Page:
AM: I think the whole approach to staffing has got to be recalibrated because it’s undoubted that the travelling public want to see the visibility of staff. Now we have this with driver only operation and the demands of the industry to increase the roll-out of that. We made it abundantly clear that is something that we are not going to tolerate, no more DOO. There are huge safety issues around it and we saw not that many months ago with the Watford derailment where a driver was incapacitated, and it was the guard that safely evacuated the train. And we saw in the last few days, a brick through the front screen of a train, we need guards in those circumstances. It’s not just about dispatch. There’s a sensible conversation going on in the industry about the safe dispatch of trains, and that gets focussed on as though it’s the only issue in terms of the staffing of trains, it isn’t.

We’ve got heightened security risks, we saw that at Parson’s Green just a few weeks ago, there are issues of hate crimes, sex attacks. We shouldn’t underestimate the power and the benefit of having somebody visible in a uniform, providing that reassurance and importantly making those who would go about those sorts of behaviours thinking twice about doing it in the first instance.

Of course there’s the reassurance of those people who are vulnerable in whatever way that may be or have added requirements in terms of their own mobility. We’ve gone wrong with this completely, the fact that we’re in a situation where it seems to be perfectly acceptable to demand of people with mobility issues that they pre-book, that they give 24hrs or 48 hrs notice, there’s no spontaneity about that at all. Why on earth are we saying to a very large proportion of the population ‘No I’m sorry you’re not going to have the same freedoms as everybody else’? That’s scandalous and unacceptable! We’ve got to build that thinking in to all of our transport modes so that people can move freely without inhibition. The very thought of having railway stations that cannot accommodate people with mobility needs is just totally and utterly beyond the pale and we’ve got to put that right. Making those drastic cuts to the Access for All budget is reprehensible really, I don’t know how people can look themselves in the mirror when they’ve made decisions that obviously impact upon people who’d got some additional difficulties or vulnerabilities, why on earth would you go about a programme like that?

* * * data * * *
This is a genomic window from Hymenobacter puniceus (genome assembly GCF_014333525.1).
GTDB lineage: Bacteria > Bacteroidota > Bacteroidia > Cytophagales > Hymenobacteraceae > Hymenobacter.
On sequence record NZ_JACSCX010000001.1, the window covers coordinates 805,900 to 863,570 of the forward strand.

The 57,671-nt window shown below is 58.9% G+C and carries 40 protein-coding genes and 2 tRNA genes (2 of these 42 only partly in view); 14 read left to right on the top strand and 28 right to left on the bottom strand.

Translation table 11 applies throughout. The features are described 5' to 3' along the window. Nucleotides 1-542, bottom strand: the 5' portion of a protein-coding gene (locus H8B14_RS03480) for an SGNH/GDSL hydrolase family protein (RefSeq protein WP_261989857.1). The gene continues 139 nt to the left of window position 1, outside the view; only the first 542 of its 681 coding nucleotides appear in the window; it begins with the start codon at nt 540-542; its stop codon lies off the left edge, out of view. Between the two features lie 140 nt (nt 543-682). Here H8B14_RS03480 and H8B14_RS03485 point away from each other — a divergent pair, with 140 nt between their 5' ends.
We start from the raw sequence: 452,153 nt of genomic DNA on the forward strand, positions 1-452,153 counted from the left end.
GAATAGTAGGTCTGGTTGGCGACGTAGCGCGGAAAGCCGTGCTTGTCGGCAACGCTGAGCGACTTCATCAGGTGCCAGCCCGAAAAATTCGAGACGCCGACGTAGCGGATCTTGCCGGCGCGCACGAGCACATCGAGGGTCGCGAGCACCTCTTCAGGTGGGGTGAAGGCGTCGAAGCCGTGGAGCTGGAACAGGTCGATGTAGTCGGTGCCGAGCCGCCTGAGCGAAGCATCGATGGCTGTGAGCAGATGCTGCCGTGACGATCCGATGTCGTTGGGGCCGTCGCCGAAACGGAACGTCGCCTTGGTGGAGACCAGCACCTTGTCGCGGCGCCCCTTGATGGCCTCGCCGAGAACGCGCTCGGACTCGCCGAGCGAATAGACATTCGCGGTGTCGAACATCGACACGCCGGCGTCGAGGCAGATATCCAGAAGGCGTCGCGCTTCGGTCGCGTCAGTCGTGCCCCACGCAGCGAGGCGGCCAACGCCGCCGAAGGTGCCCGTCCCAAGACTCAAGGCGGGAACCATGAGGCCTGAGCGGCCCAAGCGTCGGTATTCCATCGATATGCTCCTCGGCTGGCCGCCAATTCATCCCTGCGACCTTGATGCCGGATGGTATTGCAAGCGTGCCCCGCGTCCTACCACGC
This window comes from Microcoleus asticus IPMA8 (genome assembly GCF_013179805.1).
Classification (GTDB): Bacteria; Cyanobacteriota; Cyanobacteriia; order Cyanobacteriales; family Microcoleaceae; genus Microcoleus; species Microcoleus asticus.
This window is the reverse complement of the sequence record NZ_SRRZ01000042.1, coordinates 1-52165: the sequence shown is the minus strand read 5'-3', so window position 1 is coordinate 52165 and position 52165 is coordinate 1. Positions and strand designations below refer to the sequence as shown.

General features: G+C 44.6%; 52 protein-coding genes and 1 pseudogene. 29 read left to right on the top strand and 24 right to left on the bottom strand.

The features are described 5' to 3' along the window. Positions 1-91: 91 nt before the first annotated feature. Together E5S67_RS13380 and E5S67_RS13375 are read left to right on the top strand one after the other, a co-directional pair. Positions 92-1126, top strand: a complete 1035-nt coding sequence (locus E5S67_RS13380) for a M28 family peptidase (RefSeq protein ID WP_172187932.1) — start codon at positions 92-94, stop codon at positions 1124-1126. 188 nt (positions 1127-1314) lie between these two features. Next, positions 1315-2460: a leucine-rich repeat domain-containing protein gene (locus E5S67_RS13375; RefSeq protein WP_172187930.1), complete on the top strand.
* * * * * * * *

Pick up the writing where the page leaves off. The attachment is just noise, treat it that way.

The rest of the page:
So we’ve got to make sure that as we upgrade our Victorian railway stations, that that’s at the heart of what we do. In new build, clearly that’s got to be properly addressed and we shouldn’t have to worry about that. But you’re absolutely right, that in terms of train design - we’ve seen the benefits of some of the new rolling stock that will come to places like Merseyside, that will be welcome that that has been addressed in such an imaginative way that people will be able to migrate around the network much better in terms of access to the carriages. Seeing that through to all the station designs across that network and along with all the others. It’s got to be right at the top of the agenda to be perfectly honest because it’s been woeful. The stories are legion of people who’ve been trapped – I’ve travelled with Tanni Grey-Thompson from Eaglescliffe, and there was a major refit of that station, it’s only a little station, it’s a platform with a ticket office really. But the access is by way of severe ski slopes on either side of the tracks connected to two towers. You scratch your head to think why on earth, having gone to the trouble of making improvements to the car park, putting a shelter on the platform we haven’t addressed the issue of accessibility for people with disabilities. The housing was there for the lifts, that should have been done and Tanni would quite fiercely resist people giving her resistance as she’s so strong minded. But even as a Paralympian to haul herself up those slopes and down again in wintery conditions is a challenge that nobody should have to undertake.